Eastbourne Redoubt

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Things to do


Date of travel

October, 2021

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On your own

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Eastbourne is unusual as it still has the remains of a Martello tower and a massive fort, the Redoubt built in response to a possible invasion by Napoleon.

The Redoubt is one of three massive fortresses built in the early 1800s along the south coast, along with 74 smaller Martello towers, in response to Napoleon’s expected invasion of England.

It is a large circular structure, measuring about 224 ‘ in diameter and is surrounded by a deep dry moat, with a drawbridge.

The moat contains five small structures, or caponiers, which allowed defending soldiers to fire on attackers who entered the moat. On the outside of the moat is a grassy glacis or earth bank designed to absorb the shock of enemy bombardment.

There were 11 gun emplacements around the top of the wall with casements beneath them. These provided accommodation as well as stores and a cook house.

The drawbridge led directly to the gun platform with steps down to the central parade ground.

The Redoubt could accommodate up to 350 soldiers. Living conditions were basic and there was no fresh water supply. There were four underground tanks but they could be contaminated with salt water during very high tides. There was some accommodation in the casements, otherwise soldiers lived under canvas on the parade ground.

Nelson’s victory over Napoleon at the Battle of Trafalgar in 1805 ended any risk that Britain would be invaded. The guns were only fired once at a passing French warship in 1812 and missed.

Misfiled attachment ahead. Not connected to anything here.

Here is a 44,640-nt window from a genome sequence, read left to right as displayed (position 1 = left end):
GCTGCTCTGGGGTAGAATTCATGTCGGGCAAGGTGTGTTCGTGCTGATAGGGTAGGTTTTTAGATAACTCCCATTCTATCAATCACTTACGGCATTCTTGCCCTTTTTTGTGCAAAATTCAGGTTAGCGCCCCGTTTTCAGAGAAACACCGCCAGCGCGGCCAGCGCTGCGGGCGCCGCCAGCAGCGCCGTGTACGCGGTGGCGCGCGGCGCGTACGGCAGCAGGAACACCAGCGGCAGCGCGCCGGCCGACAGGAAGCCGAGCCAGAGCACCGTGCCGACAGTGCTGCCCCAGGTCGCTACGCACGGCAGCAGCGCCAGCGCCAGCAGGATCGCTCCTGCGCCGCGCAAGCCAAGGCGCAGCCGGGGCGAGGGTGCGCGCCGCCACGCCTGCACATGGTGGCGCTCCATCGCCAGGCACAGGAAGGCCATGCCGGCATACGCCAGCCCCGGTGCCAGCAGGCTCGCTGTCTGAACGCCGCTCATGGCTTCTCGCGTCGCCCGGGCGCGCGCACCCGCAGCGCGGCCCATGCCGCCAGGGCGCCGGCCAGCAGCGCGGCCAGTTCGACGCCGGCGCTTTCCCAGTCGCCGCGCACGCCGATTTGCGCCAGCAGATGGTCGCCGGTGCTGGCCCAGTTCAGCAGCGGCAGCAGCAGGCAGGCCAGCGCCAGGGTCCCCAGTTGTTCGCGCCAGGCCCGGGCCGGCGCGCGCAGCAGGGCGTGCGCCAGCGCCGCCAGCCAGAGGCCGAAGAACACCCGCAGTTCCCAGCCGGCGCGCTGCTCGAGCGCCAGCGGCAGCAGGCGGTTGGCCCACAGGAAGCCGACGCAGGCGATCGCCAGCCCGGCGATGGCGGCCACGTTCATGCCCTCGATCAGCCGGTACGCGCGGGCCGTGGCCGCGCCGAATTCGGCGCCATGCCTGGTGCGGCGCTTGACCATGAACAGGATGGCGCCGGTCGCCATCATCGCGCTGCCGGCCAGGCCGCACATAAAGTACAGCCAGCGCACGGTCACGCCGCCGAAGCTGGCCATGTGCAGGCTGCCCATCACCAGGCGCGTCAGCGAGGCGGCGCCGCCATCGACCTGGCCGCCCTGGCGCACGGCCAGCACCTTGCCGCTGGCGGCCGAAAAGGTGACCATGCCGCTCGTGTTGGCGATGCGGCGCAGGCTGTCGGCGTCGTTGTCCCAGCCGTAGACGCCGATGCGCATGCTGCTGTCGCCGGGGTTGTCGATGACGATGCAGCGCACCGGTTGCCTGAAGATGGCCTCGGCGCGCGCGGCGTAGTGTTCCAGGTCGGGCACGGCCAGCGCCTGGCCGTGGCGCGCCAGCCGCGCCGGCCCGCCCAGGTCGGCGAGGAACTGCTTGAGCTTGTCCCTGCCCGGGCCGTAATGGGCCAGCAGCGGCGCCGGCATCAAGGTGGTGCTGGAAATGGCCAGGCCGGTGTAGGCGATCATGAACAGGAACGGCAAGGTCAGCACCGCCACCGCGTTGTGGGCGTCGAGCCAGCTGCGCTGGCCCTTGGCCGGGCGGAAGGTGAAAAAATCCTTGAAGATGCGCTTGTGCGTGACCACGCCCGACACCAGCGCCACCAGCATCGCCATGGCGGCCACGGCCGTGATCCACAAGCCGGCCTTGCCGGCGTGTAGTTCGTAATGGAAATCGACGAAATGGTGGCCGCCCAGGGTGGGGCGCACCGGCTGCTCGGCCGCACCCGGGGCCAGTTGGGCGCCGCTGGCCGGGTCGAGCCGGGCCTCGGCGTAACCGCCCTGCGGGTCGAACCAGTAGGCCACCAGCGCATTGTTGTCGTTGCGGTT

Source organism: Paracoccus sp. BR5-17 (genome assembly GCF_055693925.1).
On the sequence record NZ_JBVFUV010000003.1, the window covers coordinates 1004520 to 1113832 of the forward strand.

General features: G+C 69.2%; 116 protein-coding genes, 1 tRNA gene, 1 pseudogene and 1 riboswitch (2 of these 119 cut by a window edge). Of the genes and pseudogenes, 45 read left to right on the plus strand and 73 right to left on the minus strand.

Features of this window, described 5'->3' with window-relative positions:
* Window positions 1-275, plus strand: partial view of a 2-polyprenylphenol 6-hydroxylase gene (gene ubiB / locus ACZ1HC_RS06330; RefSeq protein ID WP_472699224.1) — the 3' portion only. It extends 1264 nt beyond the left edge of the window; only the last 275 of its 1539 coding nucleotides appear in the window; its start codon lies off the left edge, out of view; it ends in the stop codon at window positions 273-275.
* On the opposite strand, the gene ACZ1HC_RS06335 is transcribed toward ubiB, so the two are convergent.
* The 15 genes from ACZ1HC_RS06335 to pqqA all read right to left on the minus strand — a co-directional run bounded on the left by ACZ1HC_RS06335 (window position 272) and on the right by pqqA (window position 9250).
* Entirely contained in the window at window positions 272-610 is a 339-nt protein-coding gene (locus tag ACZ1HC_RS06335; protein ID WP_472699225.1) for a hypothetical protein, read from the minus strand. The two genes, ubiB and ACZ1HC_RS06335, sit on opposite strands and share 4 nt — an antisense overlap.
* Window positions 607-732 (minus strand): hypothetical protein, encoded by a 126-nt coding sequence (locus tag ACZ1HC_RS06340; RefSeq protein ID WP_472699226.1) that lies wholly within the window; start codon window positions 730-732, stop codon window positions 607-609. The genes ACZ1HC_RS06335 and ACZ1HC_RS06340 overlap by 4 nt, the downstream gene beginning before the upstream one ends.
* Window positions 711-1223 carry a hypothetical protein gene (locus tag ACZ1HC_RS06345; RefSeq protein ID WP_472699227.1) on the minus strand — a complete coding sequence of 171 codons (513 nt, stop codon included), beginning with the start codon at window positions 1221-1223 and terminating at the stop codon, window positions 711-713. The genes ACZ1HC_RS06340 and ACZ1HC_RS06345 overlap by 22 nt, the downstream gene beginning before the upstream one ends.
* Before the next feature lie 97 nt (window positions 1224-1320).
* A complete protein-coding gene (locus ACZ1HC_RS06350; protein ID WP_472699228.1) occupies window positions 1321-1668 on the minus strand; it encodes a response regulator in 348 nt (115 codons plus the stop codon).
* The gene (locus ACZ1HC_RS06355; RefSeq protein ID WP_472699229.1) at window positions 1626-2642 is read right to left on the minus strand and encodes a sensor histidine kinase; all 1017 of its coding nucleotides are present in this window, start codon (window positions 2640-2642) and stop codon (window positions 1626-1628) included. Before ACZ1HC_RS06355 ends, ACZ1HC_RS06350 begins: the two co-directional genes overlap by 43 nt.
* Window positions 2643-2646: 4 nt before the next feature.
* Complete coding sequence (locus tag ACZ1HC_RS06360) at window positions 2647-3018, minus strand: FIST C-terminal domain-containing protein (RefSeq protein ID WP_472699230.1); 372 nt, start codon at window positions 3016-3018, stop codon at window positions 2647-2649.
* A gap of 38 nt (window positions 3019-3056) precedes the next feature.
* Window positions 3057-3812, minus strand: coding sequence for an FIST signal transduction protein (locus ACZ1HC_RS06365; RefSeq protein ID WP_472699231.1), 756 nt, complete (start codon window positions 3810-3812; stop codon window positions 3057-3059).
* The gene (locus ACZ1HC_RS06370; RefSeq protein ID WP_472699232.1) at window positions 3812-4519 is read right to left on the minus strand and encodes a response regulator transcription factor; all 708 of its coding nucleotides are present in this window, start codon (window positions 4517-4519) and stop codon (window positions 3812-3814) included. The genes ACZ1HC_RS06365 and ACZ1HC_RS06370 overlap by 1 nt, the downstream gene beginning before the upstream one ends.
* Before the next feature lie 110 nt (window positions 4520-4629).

By the 1830s, the garrison consisted of only seven gunners and a gate keeper, along with their families. Its main role was as a barracks with troops being stationed there for a few weeks while undergoing training.

By 1859 advances in warfare and artillery meant that a British Government report found that the Martello Towers and Redoubts were ‘not an important element of security against attack’.

During the First World War, the Redoubt was the headquarters of the military police and acted as a temporary goal. During the Second World War it was used by the army for storage. Anti-aircraft guns were mounted on the gun platforms and it was used by Canadian troops in preparation for the D-Day landings.

The moat and glacis on the seaward side were removed when the construction of the sea wall and promenade in 1890, exposing the outer wall of the Redoubt. This area is now the site of a wooden sculpture, Azimuth, using reclaimed timbers from sea defences. The information panel describes it as either an image of long lost shipwrecks or the ribs of a mythical sea creature

The area to the south west of the Redoubt has been landscaped with gardens and the Pavilion Cafe.

The Redoubt was closed for all of 2021, following the Covid lockdowns. It houses a small cinema as well as a museum . Even so, it is still worth going to look at the outside of this remarkable building. The gun outside is similar to those that would have been used in the early C19th.


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